Donald Trump has taken a narrow lead in North Carolina polling averages in the final days of the campaign, while Republican U.S. Sen. Richard Burr and Democratic gubernatorial candidate Roy Cooper are maintaining narrow leads in their races.
The trends are according to Monday’s RealClearPolitics average of North Carolina polls. The average is more reliable than individual polls, which use a variety of methodologies.
For the presidential race in North Carolina, RealClearPolitics’ polling average has Republican Trump with a 1 percentage point lead over Democrat Hillary Clinton (46.5 percent for Trump, 45.5 percent for Clinton and 3.2 percent for Libertarian Gary Johnson).
That number is a shift in Trump’s favor since Oct. 31, when Clinton led the polling average by 3 percentage points. It’s possible the Republican got a boost from news about the FBI reviewing more emails related to Clinton’s use of a private email server – a review that ended Sunday with no new findings.
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Clinton fared better in polls conducted over the weekend. A New York Times/Siena poll found the candidates tied at 44 percent support. The latest Quinnipiac poll gave Clinton a 2 percentage point lead.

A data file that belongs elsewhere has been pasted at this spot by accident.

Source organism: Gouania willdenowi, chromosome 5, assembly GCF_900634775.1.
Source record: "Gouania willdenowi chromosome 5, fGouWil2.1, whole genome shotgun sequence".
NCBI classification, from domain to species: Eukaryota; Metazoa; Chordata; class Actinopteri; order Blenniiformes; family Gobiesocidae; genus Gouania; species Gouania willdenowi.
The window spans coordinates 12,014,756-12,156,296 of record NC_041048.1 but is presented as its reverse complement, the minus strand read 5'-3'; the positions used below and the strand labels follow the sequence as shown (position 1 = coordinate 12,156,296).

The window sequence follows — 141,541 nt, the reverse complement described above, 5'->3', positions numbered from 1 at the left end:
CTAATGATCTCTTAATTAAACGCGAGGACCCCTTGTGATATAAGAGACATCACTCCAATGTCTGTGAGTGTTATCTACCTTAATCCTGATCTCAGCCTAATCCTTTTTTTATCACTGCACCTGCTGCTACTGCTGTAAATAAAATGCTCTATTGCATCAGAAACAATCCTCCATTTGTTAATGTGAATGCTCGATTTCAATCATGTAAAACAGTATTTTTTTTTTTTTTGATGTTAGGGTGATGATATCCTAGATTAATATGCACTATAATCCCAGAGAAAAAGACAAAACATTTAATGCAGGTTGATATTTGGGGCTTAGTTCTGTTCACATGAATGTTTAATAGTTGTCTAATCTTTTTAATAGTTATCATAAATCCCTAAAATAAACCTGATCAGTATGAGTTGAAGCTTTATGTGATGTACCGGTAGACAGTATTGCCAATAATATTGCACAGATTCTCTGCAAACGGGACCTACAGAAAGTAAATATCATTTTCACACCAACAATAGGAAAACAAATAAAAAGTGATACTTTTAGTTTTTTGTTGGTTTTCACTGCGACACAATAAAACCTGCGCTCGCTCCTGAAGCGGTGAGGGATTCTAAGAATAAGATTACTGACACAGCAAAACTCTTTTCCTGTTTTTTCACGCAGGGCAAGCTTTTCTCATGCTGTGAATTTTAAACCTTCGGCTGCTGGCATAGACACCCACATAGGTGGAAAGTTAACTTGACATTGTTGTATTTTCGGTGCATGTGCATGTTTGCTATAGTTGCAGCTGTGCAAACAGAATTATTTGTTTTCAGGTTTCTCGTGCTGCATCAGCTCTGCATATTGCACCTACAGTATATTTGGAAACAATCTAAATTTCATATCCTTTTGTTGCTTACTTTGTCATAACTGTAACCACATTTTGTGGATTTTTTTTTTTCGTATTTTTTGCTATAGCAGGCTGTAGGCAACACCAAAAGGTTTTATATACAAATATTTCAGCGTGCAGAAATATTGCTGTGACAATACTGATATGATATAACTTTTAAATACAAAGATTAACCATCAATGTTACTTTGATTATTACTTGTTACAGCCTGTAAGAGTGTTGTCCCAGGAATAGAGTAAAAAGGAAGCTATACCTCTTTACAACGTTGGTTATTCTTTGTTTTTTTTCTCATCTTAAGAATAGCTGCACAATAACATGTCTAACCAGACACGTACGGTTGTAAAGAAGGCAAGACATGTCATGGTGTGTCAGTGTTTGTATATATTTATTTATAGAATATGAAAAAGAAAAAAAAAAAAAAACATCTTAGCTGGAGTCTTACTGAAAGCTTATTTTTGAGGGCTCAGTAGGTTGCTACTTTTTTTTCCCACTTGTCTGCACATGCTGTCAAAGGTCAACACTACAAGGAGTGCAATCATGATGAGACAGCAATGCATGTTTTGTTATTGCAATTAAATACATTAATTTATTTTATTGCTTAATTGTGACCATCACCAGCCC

In the Senate race, Burr has a 2 percentage point lead over Democrat Deborah Ross (47 percent for Burr and 45 percent for Ross; Libertarian Sean Haugh is not included in the average).
That’s a boost for Burr from Nov. 3, when he had just a 0.9 percentage point lead over Ross in the polling average. While Ross had a narrow lead in the average in late September, Burr has been in the lead since Oct. 10.
Polls conducted over the weekend show an even tighter Senate race, with the candidates tied in a Quinnipiac poll. Burr was up 1 percentage point in a New York Times/Siena poll conducted during the same period.
Those two near-tie polls were conducted several days after the release of a leaked recording in which Burr joked about a bullseye on Hillary Clinton. Burr apologized for what he said was an “inappropriate” remark.
In the governor’s race, RealClearPolitics has Cooper with a 2.2 percentage point lead over Republican Gov. Pat McCrory (48.4 percent for Cooper, 46.2 percent for McCrory).
It’s a slightly bigger lead in the polling average than Cooper had in late October, when McCrory appeared to have gotten a popularity boost in the wake of his response to Hurricane Matthew.